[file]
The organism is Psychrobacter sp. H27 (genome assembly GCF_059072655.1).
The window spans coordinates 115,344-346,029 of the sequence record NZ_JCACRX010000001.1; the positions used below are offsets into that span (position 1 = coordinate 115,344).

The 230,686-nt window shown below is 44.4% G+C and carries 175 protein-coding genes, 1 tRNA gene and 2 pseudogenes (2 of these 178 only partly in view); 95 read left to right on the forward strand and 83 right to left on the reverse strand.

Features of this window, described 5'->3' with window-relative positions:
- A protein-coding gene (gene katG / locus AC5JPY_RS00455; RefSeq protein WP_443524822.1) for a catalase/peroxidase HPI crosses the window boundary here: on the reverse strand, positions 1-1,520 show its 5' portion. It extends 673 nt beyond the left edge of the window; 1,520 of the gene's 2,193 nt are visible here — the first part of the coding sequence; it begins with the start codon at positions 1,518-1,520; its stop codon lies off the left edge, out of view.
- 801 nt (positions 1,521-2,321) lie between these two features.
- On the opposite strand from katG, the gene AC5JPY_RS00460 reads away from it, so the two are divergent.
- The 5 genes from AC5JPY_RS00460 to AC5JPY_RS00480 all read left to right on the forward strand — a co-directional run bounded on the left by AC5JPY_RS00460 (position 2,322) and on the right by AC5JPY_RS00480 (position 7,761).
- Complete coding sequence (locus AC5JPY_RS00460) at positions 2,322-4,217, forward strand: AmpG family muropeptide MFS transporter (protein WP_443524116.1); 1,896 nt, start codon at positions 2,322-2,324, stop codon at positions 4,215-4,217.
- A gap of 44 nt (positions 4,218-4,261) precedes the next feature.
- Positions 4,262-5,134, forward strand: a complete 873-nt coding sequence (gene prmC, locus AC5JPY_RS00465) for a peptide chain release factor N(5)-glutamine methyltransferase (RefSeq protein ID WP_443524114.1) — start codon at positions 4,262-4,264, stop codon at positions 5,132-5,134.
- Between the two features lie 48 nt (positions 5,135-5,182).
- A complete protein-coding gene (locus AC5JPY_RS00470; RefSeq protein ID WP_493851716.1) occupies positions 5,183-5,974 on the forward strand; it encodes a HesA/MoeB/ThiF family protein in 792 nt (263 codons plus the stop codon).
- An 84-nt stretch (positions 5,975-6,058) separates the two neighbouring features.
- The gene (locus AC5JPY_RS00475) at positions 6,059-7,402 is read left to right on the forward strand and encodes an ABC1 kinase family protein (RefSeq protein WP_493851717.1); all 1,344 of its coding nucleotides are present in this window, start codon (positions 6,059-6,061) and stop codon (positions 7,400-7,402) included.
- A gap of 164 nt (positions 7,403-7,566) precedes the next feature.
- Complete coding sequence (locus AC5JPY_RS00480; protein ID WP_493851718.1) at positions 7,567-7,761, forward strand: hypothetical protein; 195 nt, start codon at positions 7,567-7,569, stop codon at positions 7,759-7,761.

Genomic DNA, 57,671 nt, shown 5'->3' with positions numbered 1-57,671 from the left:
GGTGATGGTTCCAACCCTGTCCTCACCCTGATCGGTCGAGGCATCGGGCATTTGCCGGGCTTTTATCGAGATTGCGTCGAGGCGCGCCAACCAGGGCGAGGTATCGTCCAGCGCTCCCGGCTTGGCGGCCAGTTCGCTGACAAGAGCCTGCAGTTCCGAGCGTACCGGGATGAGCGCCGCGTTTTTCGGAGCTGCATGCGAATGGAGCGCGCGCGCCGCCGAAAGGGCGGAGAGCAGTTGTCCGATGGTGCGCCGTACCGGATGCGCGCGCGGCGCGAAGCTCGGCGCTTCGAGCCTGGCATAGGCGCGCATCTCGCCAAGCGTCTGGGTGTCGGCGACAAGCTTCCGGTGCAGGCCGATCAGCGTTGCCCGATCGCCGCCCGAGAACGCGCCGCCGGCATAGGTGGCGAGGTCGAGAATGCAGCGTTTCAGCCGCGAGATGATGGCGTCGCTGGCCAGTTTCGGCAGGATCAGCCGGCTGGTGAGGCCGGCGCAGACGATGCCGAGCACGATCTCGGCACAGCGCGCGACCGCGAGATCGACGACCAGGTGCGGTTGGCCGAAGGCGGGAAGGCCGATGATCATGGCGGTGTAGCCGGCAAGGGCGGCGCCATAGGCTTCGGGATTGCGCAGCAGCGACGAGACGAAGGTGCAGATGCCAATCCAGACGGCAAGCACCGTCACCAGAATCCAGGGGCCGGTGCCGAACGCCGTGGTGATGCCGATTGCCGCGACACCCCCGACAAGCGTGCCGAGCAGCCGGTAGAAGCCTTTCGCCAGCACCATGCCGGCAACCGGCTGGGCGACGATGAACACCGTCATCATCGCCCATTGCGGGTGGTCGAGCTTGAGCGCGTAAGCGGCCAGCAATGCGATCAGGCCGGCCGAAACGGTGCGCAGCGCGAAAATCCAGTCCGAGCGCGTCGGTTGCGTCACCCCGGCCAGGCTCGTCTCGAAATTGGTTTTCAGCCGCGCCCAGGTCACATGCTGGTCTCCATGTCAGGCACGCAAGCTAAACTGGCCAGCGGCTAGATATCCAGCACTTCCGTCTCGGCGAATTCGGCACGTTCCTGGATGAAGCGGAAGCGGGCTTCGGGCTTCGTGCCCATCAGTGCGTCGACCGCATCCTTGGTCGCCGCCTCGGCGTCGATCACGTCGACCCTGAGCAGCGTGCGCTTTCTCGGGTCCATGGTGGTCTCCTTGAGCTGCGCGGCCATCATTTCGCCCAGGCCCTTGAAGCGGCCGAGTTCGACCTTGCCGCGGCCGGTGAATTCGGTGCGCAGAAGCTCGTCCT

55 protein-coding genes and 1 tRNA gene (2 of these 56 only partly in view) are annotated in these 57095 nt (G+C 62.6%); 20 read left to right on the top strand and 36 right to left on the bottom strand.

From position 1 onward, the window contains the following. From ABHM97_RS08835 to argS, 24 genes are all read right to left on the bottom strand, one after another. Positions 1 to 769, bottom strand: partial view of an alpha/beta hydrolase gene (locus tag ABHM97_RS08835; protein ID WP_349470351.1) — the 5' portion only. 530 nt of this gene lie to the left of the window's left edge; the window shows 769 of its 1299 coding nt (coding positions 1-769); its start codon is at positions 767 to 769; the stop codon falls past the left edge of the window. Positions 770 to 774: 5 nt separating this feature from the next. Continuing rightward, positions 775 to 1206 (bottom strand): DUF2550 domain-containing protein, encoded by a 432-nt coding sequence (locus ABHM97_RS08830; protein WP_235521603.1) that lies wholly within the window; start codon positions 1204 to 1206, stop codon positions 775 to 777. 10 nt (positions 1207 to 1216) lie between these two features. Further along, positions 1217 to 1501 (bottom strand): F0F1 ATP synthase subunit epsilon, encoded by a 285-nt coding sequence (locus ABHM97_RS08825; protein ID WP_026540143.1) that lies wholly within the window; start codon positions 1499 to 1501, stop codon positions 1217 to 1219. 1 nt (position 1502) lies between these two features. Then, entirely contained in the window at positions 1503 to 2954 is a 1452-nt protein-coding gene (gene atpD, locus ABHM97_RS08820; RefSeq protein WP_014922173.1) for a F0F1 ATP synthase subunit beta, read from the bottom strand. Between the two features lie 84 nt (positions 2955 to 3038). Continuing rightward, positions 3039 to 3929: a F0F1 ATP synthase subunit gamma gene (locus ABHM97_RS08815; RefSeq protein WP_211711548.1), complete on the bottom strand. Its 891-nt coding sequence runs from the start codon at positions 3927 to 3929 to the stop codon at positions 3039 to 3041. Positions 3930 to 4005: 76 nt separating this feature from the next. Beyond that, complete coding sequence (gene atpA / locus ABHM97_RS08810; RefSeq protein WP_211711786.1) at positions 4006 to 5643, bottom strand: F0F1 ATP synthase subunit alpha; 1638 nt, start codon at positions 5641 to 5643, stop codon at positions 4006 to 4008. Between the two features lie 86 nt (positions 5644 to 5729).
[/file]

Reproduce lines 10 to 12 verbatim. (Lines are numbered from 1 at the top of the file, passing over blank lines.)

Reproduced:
- A gap of 44 nt (positions 4,218-4,261) precedes the next feature.
- Positions 4,262-5,134, forward strand: a complete 873-nt coding sequence (gene prmC, locus AC5JPY_RS00465) for a peptide chain release factor N(5)-glutamine methyltransferase (RefSeq protein ID WP_443524114.1) — start codon at positions 4,262-4,264, stop codon at positions 5,132-5,134.
- Between the two features lie 48 nt (positions 5,135-5,182).